“From the beginning, we’ve basically been doing developments that I thought needed to be done but weren’t being done. The first one was downtown. Back then, we used to say we were going to enrich Memphis by offering an urban alternative.”

—Henry Turley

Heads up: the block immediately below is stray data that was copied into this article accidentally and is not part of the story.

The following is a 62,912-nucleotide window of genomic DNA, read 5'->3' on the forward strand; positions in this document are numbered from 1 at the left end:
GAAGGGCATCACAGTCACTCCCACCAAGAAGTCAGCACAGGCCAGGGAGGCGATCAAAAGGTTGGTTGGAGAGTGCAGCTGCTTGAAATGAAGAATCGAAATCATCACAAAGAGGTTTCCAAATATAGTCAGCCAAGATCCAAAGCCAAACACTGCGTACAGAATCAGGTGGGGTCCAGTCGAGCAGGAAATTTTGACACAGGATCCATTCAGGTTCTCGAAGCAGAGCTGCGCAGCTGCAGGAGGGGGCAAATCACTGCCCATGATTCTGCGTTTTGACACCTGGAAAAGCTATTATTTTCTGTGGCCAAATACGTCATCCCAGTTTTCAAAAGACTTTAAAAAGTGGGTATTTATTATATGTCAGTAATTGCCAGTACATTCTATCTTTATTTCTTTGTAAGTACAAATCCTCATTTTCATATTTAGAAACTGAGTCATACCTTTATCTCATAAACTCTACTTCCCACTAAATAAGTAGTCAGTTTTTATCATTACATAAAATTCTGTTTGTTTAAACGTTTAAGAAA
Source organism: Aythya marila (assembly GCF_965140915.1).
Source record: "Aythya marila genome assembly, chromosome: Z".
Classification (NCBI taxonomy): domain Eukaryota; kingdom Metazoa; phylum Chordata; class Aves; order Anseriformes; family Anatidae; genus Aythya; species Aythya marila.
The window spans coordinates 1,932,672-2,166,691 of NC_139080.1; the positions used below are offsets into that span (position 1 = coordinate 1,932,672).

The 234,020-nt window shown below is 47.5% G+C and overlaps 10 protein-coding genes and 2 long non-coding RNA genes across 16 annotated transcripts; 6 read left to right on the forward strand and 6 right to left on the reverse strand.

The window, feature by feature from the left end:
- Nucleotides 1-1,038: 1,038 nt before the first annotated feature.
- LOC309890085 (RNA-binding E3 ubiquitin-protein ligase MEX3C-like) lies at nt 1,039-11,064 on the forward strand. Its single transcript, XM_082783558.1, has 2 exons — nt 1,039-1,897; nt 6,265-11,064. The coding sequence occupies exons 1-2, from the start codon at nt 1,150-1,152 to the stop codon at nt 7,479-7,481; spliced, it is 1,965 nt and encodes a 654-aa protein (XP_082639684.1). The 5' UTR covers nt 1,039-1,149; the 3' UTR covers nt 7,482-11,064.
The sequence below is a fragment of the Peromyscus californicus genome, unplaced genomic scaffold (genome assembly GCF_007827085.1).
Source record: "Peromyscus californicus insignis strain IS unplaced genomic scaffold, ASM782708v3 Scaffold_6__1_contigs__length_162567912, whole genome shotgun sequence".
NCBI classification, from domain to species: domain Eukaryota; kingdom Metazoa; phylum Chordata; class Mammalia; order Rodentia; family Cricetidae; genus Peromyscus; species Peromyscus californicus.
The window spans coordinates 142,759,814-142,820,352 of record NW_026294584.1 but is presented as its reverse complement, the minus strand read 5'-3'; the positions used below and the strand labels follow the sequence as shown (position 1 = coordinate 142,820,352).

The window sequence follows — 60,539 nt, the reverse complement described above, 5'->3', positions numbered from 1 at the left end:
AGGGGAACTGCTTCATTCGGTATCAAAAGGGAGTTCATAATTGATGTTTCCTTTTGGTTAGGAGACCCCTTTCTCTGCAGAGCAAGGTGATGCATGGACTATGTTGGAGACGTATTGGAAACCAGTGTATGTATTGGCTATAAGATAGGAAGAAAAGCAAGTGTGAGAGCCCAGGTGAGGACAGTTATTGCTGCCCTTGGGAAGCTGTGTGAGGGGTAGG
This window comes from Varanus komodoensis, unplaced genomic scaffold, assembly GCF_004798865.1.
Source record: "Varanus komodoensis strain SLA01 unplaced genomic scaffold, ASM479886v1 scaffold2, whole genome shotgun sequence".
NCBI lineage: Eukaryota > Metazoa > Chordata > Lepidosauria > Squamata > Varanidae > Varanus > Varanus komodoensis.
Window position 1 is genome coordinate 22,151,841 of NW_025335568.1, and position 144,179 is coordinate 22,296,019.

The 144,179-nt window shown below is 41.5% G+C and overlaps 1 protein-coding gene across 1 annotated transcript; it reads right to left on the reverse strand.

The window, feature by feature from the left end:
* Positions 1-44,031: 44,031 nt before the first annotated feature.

In the 1970s, downtown Memphis was a shell of its former self. The suburbs were growing. Business had moved east. And urban renewal had gutted neighborhoods. We thought we could turn the decaying Central Business District (CBD) — the Downtown Core — into a more vibrant urban area by adding residents. Traditionally, in American cities, there are no residential developments in a CBD. But we asked ourselves: “If it’s failing as a CBD, shouldn’t we make it a place to live?” In 1977, we began the conversion of the historic Shrine Building from offices to apartments. Our financial premise: That the lack of downtown residents was not a function of lack of demand, but rather lack of supply. And that, if we build it, they will come. And they did. First, to the Downtown Core. Then to South Main and the river bluff. And our work had begun.